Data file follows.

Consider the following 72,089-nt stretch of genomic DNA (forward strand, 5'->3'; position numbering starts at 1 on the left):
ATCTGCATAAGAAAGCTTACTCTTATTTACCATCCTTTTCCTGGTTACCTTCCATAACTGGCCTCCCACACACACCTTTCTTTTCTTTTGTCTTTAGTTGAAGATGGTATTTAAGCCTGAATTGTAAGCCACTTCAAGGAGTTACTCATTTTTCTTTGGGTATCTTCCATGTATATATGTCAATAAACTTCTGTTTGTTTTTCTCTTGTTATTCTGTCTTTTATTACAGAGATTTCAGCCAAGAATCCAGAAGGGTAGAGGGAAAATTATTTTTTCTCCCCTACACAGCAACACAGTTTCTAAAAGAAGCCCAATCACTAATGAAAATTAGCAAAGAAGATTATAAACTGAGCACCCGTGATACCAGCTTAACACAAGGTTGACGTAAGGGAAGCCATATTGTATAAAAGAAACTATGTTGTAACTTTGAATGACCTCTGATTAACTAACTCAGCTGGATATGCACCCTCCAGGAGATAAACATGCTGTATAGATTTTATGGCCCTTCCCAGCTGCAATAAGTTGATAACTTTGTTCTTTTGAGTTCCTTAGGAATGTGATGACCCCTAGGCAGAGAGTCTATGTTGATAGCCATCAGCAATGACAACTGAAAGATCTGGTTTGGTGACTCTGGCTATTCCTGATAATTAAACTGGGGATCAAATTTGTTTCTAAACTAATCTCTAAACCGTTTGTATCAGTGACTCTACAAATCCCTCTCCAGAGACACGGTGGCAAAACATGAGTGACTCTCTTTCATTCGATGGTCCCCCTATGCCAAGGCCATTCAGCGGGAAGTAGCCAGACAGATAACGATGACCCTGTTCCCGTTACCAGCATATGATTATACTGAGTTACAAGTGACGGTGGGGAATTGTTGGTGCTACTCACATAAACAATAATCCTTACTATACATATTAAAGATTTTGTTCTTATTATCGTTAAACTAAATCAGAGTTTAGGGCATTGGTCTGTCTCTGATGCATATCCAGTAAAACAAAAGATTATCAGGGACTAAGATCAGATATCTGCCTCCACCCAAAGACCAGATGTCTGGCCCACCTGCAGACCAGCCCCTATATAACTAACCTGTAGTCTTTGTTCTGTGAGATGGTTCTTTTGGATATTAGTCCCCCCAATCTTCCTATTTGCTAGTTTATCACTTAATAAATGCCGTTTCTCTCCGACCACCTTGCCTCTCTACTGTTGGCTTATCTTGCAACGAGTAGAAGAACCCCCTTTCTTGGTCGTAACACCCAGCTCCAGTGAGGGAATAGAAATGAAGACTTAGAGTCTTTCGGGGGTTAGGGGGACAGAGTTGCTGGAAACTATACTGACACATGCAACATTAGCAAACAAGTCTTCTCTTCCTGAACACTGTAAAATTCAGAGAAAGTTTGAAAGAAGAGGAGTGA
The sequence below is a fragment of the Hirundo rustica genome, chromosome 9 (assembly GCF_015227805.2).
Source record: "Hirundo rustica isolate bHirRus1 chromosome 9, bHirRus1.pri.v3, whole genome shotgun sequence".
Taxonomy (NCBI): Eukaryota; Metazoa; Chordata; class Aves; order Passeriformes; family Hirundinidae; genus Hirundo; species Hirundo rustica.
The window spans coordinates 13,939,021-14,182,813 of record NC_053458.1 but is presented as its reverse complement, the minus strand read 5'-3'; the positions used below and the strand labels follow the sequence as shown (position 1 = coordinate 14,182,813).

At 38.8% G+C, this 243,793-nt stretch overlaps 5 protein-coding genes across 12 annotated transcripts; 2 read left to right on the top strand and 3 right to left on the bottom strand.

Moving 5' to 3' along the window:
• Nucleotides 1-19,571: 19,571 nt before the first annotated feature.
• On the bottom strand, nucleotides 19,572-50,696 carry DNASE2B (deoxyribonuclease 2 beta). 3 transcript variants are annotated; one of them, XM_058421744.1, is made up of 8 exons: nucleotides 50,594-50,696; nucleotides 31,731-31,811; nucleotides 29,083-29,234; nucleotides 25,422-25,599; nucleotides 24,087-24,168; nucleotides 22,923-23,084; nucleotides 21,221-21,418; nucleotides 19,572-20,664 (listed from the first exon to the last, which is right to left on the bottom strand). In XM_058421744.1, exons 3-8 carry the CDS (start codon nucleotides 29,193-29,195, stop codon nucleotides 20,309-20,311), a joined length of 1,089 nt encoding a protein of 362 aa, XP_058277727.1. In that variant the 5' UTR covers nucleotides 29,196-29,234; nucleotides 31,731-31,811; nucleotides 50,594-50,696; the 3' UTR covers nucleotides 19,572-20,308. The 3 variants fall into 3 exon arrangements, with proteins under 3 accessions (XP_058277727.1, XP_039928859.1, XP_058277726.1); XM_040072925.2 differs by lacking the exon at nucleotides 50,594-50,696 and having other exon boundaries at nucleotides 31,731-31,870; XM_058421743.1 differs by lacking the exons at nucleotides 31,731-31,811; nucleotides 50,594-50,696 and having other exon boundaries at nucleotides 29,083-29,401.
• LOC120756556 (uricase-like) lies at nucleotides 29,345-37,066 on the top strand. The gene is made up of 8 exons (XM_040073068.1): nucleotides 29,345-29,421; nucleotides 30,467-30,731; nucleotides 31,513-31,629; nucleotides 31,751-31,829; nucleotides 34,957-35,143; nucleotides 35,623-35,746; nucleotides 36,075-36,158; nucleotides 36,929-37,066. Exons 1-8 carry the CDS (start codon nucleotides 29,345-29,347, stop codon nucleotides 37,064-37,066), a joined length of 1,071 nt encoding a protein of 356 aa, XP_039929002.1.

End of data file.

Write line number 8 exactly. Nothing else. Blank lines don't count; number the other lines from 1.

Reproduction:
Moving 5' to 3' along the window: